6 of the Most Injury-Causing Amateur Sports

Life carries inherent risks. Even if you never left your house, given enough time, you’d sustain some sort of injury, no matter how minor. The key is to minimize risk while still enjoying life and living an active lifestyle.

Participation in sports is a great way to build skills, get exercise, and stay healthy. Still, some sports are riskier than others. The list below details some of the amateur sports with the highest injury rates in the U.S., based on data from sports medicine physicians and insurance adjustors. All of these can still be enjoyed; just be sure to take appropriate precautions.

Members Of Female High School Soccer Playing Match


As America’s favorite full-contact sport, football has earned a dubious place among sports with the most injuries. Although concussions in football have gotten a lot of mention in the press lately, they are by no means the only type of injury suffered. Knee trauma, such as tears of the ligaments and meniscus, are not infrequent. Also, shoulder injuries like rotator cuff tears are a common occurrence. As one might imagine, most of these injuries are sustained while tackling or being tackled by another player.


This entry on the list might be surprising to some. Cheerleading is certainly not a violent sport, but it does involve heights and acrobatic feats. Plus, it’s extremely popular, so there are many participants and more chances for injuries to occur. In addition to concussions, cheerleaders most frequently sustain damage to the knees, ankles, and feet.


Soccer matches can be intense, especially when emotions flare. Although certainly not as violent as hockey or boxing, soccer players sustain both intentional and accidental injuries. Not surprisingly, many of these are to the knee areas. Groin injuries are also seen with some frequency. Just like with football, soccer players should always wear the maximum amount of protective gear allowed.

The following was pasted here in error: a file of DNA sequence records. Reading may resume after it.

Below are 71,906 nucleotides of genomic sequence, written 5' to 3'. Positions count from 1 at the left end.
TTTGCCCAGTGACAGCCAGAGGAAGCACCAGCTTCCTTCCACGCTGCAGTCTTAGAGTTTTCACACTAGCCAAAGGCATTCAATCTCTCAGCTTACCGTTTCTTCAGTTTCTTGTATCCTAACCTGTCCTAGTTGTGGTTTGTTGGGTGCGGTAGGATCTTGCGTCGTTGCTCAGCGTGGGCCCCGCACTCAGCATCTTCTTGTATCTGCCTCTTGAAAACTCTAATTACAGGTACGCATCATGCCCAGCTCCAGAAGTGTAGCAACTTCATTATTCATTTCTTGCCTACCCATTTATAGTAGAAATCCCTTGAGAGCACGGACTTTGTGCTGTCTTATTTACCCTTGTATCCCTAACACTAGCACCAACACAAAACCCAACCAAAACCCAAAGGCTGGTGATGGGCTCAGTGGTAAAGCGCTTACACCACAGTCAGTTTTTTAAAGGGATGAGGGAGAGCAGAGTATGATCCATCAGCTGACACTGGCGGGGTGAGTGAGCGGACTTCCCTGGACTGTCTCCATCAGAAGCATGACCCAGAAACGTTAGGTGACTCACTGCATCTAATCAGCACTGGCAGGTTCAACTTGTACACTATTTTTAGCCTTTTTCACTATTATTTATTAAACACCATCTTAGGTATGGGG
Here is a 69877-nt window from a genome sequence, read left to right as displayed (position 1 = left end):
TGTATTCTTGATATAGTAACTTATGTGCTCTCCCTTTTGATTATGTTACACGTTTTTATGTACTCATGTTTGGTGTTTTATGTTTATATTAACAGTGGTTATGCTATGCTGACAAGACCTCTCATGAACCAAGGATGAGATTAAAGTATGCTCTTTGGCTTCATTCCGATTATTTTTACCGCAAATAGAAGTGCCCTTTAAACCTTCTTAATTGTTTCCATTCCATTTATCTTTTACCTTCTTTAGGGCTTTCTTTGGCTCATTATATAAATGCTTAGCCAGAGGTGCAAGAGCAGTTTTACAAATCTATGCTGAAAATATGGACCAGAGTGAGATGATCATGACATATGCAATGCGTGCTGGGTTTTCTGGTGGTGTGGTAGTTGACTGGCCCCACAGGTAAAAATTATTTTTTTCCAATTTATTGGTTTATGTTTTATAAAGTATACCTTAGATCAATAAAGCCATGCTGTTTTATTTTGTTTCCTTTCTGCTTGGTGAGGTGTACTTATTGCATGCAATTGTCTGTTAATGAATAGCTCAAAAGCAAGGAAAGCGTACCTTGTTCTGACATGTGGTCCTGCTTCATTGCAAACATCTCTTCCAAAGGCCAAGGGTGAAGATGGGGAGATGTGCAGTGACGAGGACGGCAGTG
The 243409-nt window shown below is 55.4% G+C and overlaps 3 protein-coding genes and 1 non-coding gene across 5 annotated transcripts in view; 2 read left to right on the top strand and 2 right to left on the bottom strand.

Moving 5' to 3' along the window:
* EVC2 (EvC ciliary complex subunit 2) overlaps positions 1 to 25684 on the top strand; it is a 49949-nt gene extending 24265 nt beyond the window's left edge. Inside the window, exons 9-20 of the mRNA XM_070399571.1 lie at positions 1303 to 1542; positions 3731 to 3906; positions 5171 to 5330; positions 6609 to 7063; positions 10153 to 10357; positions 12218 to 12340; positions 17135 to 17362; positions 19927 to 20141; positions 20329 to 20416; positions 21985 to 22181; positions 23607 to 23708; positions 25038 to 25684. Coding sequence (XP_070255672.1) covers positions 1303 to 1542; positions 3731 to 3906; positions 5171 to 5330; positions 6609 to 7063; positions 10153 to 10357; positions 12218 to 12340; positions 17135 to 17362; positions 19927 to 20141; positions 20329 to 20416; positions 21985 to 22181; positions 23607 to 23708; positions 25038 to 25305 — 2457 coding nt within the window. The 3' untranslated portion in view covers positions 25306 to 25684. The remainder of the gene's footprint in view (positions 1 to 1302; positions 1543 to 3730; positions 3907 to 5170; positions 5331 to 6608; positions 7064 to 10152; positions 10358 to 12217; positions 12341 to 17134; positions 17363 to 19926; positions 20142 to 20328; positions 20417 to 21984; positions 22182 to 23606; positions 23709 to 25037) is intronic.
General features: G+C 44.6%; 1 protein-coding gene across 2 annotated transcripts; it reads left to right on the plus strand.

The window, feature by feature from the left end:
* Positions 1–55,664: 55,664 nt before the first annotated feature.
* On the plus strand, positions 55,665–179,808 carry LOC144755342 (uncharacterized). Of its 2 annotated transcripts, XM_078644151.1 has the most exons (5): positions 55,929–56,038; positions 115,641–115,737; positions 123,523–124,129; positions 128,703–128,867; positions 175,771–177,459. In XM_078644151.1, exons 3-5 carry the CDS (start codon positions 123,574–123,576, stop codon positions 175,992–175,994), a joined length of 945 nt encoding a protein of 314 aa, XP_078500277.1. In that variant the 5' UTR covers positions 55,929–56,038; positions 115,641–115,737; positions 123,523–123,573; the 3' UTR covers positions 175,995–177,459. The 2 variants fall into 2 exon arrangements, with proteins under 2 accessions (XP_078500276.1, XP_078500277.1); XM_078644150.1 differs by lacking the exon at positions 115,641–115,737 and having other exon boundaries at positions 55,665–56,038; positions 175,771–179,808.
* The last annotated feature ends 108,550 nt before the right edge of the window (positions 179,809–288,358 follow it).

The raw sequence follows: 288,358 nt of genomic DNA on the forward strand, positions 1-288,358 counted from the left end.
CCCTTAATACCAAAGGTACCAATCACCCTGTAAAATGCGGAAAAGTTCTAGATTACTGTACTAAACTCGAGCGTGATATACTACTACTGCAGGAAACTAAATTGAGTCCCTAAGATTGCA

Basketball is not designed to be a contact sport, but accidents happen. Basketball players frequently collide on the court, which can result in injuries to both parties. Furthermore, the high jumps and trick shots can lead to trauma. The most common types of damage suffered by basket players are injuries to the feet, ankles, and knees.


America’s pastime isn’t known for being a violent sport, with the exception of the occasional bench-clearing brawl among professional teams. Still, every year, thousands of amateur baseball players end up in sports medicine clinics with injuries from their chosen game. The vast majority of these injuries result from being hit by the ball. A baseball is a hard object, and, when pitched at over 90 mph, can be very unforgiving.


Since the object of boxing is to actually hurt your opponent, it should be no surprise that boxing carries a high injury rate. While acute concussions and post-concussive syndrome, or “punch drunk,” are always a problem, boxers also suffer hematomas, abdominal injuries, and facial fractures. If one is going to engage in this sport, be sure to always be checked by a physician before and after a fight and wear a mouthguard and other protective equipment.